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Two laid off mill workers struggle to save their families, homes and community from the corrupting, violent impacts of drug smuggling which crept into their Gulf Coastal fishing village after the antiquated Mill where they worked is closed due to corporate-political conflict with Christmas and economic ruin fast approaching.
Life in simple places often becomes complex through distant actions outside the community. Long pre-dating water pollution laws, Amalgamated Mill's toxic waste stream deliberately discharges into a bay leading to the Gulf. The practice has been allowed to continue under the condition that progress would be made toward compliance. But when the well of political campaign contributions and legal strategies delaying compliance dries up, the corporate owner, headquartered in Chicago, opts to close the mill and sell the processes to a Chinese firm that intends to relocate it to a South American country. Just business, the disposal of an underperforming asset.
For the two thousand unsuspecting employees of the Mill, the distant decision is devastating. There are no nearby alternative employers where they can find work. Most live "hand to mouth" so their economic futures seem bleak. Under the duress, families are torn apart and relationships strained. The closure has occurred two months before Christmas, lending further pathos to the situation.
Ironically, the geographic isolation of the Village turns into an asset of sorts when drug smugglers begin searching for alternative landing sites as their other routes become too heavily interdicted. In the economic void left by the closing of the mill, corruption gains a toe hold and spreads across the strata of society with the enticement of easy money. Soon discovered by the DEA, a midnight run is interdicted with the smugglers furiously dumping their bales overboard. Later, on a fishing trip into the Gulf, two of the laid off mill workers not involved in smuggling discover one of the bales (a.k.a. square grouper) floating on their way into the dock. With conflicting attitudes toward marijuana, they are at odds over it's disposal. The older of the two, law abiding, urges they turn it over to law enforcement. The younger sees the bale, in the right hands, as relief for their economic woes.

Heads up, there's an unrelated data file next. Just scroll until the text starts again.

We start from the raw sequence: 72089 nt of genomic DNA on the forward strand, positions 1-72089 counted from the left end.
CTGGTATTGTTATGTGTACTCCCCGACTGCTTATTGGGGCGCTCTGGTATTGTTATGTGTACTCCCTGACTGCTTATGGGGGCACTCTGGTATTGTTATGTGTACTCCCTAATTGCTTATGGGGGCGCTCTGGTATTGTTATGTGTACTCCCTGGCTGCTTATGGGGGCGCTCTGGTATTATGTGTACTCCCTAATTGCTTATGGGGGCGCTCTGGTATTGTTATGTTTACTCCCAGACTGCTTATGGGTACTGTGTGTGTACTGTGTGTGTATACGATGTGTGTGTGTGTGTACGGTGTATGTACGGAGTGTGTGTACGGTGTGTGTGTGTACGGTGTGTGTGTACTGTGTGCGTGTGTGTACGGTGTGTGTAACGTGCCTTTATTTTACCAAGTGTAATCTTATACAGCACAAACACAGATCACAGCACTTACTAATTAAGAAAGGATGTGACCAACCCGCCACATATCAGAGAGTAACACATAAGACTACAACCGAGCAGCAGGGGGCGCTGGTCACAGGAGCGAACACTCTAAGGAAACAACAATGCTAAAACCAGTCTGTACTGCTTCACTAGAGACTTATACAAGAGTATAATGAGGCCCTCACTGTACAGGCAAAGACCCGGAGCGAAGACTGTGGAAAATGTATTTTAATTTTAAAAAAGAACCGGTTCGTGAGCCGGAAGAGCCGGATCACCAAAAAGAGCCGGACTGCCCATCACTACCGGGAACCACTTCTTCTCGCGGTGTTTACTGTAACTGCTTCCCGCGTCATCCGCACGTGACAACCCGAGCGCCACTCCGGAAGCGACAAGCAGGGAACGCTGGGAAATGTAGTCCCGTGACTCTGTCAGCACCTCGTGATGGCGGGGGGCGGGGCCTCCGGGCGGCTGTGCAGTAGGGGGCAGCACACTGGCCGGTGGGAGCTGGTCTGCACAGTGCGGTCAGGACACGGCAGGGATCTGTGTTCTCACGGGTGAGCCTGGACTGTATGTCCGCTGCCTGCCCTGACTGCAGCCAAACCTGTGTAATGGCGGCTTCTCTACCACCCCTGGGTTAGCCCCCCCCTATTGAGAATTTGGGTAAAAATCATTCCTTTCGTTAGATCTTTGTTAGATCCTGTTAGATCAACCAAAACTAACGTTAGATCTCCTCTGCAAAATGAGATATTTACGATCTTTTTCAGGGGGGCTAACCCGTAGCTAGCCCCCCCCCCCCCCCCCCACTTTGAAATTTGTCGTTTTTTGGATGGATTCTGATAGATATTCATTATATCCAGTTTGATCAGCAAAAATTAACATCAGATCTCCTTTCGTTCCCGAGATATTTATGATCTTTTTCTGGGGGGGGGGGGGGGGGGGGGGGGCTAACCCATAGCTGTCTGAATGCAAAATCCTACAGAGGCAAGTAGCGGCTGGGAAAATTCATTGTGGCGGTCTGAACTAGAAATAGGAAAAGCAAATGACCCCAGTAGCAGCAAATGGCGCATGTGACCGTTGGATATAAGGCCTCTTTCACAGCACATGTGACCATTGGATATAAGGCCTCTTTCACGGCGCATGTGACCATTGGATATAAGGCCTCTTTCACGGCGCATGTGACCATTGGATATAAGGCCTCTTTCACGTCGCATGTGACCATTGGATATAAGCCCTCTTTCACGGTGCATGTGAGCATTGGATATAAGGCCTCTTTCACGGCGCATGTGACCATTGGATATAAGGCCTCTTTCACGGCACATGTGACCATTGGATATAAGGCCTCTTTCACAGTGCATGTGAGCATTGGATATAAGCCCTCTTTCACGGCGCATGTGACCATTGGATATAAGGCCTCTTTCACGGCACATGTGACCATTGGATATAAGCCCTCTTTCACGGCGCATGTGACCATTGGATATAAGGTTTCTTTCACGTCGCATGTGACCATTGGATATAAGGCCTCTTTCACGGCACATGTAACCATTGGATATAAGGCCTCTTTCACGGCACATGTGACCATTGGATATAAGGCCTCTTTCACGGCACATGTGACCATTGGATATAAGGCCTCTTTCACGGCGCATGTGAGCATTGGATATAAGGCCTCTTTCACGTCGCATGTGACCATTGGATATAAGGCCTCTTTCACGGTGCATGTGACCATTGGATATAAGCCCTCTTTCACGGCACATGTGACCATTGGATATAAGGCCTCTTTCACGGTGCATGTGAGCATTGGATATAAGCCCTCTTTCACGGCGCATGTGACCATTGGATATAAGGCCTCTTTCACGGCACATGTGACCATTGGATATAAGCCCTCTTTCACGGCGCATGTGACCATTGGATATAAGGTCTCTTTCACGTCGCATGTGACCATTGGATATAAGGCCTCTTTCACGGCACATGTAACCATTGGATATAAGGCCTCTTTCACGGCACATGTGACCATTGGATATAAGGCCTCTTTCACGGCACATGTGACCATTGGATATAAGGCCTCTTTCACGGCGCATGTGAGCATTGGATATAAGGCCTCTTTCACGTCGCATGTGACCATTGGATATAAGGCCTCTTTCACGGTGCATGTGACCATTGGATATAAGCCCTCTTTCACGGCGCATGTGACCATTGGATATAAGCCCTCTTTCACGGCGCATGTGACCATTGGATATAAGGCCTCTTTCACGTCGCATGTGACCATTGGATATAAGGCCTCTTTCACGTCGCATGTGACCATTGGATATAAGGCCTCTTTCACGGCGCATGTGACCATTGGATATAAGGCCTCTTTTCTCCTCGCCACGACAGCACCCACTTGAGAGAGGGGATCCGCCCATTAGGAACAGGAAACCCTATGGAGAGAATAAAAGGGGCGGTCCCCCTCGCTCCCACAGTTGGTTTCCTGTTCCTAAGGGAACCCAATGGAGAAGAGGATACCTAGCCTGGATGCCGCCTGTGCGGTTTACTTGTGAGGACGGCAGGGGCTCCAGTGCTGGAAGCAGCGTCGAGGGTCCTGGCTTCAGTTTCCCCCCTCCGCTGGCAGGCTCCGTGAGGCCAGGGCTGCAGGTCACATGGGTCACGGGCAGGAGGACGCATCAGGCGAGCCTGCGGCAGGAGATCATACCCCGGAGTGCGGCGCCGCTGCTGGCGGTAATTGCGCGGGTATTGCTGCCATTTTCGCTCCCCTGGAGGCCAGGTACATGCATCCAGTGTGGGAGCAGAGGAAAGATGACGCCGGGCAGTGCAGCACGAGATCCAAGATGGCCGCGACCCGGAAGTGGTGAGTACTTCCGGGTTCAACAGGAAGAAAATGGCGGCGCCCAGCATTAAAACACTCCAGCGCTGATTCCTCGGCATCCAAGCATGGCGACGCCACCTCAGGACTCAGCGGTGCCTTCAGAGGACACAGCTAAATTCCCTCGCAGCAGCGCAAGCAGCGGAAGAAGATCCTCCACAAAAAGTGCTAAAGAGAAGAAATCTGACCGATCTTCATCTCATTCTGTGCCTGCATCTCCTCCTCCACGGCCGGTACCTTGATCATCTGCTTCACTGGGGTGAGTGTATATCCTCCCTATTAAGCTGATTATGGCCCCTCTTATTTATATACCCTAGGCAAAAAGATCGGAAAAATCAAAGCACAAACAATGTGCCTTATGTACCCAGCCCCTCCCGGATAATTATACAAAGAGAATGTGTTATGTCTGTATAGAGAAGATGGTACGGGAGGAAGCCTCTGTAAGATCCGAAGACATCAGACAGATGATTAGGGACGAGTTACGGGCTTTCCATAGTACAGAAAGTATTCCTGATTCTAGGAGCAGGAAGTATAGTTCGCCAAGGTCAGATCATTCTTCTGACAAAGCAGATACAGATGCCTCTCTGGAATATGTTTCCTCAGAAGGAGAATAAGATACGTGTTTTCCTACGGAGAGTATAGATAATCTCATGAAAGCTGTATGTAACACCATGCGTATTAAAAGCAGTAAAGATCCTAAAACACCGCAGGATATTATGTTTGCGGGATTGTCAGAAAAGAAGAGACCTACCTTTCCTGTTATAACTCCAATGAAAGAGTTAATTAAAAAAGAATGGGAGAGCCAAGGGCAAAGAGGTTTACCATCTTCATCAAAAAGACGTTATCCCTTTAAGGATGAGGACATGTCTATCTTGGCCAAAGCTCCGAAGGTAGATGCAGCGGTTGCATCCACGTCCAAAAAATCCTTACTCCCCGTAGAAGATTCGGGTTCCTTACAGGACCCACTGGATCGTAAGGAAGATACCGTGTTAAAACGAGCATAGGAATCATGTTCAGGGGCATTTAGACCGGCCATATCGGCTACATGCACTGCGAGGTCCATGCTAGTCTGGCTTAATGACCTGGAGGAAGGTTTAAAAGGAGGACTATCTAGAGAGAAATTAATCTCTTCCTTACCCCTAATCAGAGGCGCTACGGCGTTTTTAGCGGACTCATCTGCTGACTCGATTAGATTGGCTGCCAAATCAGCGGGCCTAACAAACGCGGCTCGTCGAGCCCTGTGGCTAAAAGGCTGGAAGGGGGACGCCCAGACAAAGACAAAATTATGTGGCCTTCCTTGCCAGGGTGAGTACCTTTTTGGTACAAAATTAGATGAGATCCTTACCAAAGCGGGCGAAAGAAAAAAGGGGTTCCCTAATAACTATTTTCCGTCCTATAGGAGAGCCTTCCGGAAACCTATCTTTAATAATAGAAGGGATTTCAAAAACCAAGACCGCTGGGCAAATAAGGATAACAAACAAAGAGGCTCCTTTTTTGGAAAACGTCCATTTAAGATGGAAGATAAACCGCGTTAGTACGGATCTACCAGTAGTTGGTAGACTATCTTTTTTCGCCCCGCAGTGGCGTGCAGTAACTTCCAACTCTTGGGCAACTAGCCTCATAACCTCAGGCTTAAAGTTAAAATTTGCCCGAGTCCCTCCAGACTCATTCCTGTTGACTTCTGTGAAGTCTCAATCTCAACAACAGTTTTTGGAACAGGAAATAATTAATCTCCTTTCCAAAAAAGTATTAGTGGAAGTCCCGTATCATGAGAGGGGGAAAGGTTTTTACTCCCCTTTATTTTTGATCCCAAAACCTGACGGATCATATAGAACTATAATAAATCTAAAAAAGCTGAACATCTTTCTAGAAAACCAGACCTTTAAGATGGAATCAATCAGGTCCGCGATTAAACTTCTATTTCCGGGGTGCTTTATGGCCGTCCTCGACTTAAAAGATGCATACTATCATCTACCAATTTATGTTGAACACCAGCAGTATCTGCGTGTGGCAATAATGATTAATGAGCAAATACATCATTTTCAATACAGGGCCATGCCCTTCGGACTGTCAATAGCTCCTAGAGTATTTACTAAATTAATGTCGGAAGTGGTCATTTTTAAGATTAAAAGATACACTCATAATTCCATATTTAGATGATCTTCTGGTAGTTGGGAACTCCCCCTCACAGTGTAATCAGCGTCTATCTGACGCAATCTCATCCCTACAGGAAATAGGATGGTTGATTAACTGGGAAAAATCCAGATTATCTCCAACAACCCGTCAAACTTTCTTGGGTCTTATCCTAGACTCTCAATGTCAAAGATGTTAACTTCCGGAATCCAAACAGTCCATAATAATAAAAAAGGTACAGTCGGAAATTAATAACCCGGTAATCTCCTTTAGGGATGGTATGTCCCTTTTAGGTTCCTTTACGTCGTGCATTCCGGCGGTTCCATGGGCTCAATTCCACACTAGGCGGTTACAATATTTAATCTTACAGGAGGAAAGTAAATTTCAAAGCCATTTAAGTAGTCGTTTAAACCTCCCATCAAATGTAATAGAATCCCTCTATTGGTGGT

The route now discovered, the drug kingpin instructs his operative to shut it down, leaving no traces. Violence follows as the operative begins to dispose of local connections from the village. Just desserts, however, await him as well. In the wake of all the heartache and tragedy, the village remains standing, though uncertain of its future. In contrast, far away the corporate and political instigators continue to live their opulent lives relatively undisturbed.